Lon L. Fuller
|Born||June 15, 1902|
Hereford, Texas, United States
|Died||April 8, 1978 (aged 75)|
Cambridge, Massachusetts, United States
Natural law theory
|The internal morality of law|
Lon Luvois Fuller (June 15, 1902 – April 8, 1978) was an American legal philosopher, who criticized legal positivism and defended a secular and procedural form of natural law theory. Fuller was a professor of Law at Harvard University for many years, and is noted in American law for his contributions to both jurisprudence and the law of contracts. His debate in 1958 with the prominent British legal philosopher H. L. A. Hart in the Harvard Law Review (Vol. 71) was important in framing the modern conflict between legal positivism and natural law theory. In his widely discussed 1964 book, The Morality of Law, Fuller argues that all systems of law contain an "internal morality" that imposes on individuals a presumptive obligation of obedience. Robert S. Summers said in 1984: "Fuller was one of the four most important American legal theorists of the last hundred years".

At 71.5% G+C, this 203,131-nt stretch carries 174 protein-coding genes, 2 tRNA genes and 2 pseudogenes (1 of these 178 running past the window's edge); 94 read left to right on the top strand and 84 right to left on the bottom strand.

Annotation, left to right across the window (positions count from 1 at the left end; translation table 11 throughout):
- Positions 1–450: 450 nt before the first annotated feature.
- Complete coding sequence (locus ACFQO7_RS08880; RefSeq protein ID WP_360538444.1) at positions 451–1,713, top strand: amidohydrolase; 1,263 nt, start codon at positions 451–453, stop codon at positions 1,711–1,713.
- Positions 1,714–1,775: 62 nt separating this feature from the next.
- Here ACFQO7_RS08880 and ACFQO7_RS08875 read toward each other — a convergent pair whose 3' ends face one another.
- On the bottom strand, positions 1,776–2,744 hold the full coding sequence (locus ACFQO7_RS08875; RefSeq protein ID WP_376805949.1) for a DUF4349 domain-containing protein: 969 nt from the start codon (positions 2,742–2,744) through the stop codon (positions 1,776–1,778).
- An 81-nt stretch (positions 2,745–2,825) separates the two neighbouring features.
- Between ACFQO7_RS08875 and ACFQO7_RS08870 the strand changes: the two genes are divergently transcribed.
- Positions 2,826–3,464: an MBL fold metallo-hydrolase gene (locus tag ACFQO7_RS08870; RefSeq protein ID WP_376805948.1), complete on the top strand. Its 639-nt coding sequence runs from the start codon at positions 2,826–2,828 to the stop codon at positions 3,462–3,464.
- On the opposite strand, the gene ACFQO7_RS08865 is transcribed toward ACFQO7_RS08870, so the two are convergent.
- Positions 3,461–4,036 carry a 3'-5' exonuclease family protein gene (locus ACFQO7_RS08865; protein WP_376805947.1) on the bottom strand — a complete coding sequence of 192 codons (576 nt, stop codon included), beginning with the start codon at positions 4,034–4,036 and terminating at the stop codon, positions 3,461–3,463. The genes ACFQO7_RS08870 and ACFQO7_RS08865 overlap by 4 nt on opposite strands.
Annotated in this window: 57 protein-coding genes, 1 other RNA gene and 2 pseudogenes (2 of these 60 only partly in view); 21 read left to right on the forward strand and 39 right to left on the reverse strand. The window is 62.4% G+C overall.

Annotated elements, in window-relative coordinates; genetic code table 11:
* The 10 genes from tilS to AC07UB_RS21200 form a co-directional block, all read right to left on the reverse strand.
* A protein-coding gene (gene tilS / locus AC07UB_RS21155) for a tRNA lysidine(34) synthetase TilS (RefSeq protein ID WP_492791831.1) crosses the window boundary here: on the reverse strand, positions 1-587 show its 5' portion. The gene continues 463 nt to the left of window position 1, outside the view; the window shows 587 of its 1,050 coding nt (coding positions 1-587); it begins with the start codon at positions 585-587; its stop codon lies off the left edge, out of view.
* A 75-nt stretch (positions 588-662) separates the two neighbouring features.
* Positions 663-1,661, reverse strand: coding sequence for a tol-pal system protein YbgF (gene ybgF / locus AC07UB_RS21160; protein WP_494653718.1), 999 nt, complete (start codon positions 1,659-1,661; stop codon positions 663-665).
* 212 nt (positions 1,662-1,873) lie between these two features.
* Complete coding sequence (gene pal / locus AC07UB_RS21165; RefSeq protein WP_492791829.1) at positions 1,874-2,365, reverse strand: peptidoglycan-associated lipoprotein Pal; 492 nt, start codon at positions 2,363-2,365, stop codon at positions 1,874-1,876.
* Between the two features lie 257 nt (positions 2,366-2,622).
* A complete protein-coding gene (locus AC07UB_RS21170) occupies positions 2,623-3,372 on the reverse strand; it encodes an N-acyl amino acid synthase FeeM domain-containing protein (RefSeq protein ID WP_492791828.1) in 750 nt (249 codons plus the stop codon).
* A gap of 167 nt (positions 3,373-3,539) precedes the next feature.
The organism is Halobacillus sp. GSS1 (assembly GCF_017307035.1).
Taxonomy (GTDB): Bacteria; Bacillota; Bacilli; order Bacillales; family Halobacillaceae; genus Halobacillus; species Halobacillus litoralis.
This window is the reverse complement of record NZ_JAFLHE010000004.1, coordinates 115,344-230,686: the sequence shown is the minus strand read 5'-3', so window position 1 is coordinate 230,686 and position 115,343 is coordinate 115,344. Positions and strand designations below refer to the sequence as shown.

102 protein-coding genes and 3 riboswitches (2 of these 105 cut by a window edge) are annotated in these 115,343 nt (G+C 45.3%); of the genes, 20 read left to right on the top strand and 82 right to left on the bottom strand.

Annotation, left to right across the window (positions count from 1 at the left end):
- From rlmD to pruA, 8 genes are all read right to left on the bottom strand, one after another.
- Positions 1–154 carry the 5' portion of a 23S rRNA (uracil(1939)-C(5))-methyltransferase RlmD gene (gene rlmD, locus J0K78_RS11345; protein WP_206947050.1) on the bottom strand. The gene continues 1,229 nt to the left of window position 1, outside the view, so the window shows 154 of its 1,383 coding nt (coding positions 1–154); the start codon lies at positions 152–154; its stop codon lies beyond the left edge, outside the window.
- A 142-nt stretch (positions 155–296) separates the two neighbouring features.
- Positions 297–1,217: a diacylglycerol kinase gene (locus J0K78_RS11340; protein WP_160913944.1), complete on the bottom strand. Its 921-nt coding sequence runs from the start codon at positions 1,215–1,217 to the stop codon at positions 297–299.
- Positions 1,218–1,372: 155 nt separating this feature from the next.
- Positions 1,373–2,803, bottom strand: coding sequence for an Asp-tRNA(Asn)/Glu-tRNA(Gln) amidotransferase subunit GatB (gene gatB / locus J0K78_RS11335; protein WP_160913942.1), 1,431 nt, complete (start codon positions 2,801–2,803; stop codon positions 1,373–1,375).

Fuller was born in Hereford, Texas, and graduated from Stanford Law School. He started teaching at the University of Oregon Law School, later at Duke University Law School, where one of his students was former President Richard M. Nixon, and joined Harvard Law School in 1940. He held the Carter chair of jurisprudence at Harvard from 1948 until his retirement in 1972, and also practiced law with the Boston firm of Ropes, Gray, Best, Coolidge & Rugg.
Fuller died at age 75 at his home in Cambridge, Massachusetts. He was survived by his wife, Marjorie, two children from a previous marriage - Prof. F. Brock Fuller (Altadena, California), and Cornelia F. Hopfield (Princeton, New Jersey) - and two stepchildren: Prof. William D. Chapple (Storrs, Connecticut), and Mimi Hinnawi (London). He had eight grandchildren.